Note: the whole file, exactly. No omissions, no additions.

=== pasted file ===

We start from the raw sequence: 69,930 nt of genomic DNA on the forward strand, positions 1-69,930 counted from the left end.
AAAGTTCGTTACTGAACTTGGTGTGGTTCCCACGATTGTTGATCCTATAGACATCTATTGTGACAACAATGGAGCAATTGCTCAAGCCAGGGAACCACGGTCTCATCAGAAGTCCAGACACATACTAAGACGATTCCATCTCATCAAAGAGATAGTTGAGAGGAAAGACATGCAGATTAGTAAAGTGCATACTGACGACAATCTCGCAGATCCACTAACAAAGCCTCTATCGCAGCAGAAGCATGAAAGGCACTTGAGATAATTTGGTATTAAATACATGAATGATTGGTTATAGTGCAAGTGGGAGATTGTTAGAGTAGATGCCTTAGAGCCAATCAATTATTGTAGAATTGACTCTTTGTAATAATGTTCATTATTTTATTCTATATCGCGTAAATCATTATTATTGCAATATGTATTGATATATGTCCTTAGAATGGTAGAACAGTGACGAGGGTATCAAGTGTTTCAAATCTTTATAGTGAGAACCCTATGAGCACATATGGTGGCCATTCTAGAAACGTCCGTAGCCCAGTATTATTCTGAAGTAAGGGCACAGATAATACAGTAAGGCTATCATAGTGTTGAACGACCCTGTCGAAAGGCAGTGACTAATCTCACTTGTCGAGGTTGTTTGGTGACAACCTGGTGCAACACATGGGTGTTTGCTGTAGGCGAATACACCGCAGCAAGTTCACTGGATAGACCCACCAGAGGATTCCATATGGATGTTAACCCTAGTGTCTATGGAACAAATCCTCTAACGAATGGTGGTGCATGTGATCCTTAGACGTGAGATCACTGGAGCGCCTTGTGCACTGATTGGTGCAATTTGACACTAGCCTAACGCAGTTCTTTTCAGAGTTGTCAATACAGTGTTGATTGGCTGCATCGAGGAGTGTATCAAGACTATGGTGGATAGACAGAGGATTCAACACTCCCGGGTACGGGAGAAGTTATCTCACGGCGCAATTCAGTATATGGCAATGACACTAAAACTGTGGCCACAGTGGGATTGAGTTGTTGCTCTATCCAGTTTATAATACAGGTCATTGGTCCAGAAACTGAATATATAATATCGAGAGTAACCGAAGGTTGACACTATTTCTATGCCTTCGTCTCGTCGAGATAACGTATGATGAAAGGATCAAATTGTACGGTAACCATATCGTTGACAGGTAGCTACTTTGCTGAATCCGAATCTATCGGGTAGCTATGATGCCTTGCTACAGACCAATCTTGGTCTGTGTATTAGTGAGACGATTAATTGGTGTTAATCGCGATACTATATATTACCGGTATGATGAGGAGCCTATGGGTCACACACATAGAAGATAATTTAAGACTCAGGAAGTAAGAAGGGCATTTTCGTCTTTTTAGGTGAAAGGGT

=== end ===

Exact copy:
We start from the raw sequence: 69,930 nt of genomic DNA on the forward strand, positions 1-69,930 counted from the left end.
AAAGTTCGTTACTGAACTTGGTGTGGTTCCCACGATTGTTGATCCTATAGACATCTATTGTGACAACAATGGAGCAATTGCTCAAGCCAGGGAACCACGGTCTCATCAGAAGTCCAGACACATACTAAGACGATTCCATCTCATCAAAGAGATAGTTGAGAGGAAAGACATGCAGATTAGTAAAGTGCATACTGACGACAATCTCGCAGATCCACTAACAAAGCCTCTATCGCAGCAGAAGCATGAAAGGCACTTGAGATAATTTGGTATTAAATACATGAATGATTGGTTATAGTGCAAGTGGGAGATTGTTAGAGTAGATGCCTTAGAGCCAATCAATTATTGTAGAATTGACTCTTTGTAATAATGTTCATTATTTTATTCTATATCGCGTAAATCATTATTATTGCAATATGTATTGATATATGTCCTTAGAATGGTAGAACAGTGACGAGGGTATCAAGTGTTTCAAATCTTTATAGTGAGAACCCTATGAGCACATATGGTGGCCATTCTAGAAACGTCCGTAGCCCAGTATTATTCTGAAGTAAGGGCACAGATAATACAGTAAGGCTATCATAGTGTTGAACGACCCTGTCGAAAGGCAGTGACTAATCTCACTTGTCGAGGTTGTTTGGTGACAACCTGGTGCAACACATGGGTGTTTGCTGTAGGCGAATACACCGCAGCAAGTTCACTGGATAGACCCACCAGAGGATTCCATATGGATGTTAACCCTAGTGTCTATGGAACAAATCCTCTAACGAATGGTGGTGCATGTGATCCTTAGACGTGAGATCACTGGAGCGCCTTGTGCACTGATTGGTGCAATTTGACACTAGCCTAACGCAGTTCTTTTCAGAGTTGTCAATACAGTGTTGATTGGCTGCATCGAGGAGTGTATCAAGACTATGGTGGATAGACAGAGGATTCAACACTCCCGGGTACGGGAGAAGTTATCTCACGGCGCAATTCAGTATATGGCAATGACACTAAAACTGTGGCCACAGTGGGATTGAGTTGTTGCTCTATCCAGTTTATAATACAGGTCATTGGTCCAGAAACTGAATATATAATATCGAGAGTAACCGAAGGTTGACACTATTTCTATGCCTTCGTCTCGTCGAGATAACGTATGATGAAAGGATCAAATTGTACGGTAACCATATCGTTGACAGGTAGCTACTTTGCTGAATCCGAATCTATCGGGTAGCTATGATGCCTTGCTACAGACCAATCTTGGTCTGTGTATTAGTGAGACGATTAATTGGTGTTAATCGCGATACTATATATTACCGGTATGATGAGGAGCCTATGGGTCACACACATAGAAGATAATTTAAGACTCAGGAAGTAAGAAGGGCATTTTCGTCTTTTTAGGTGAAAGGGT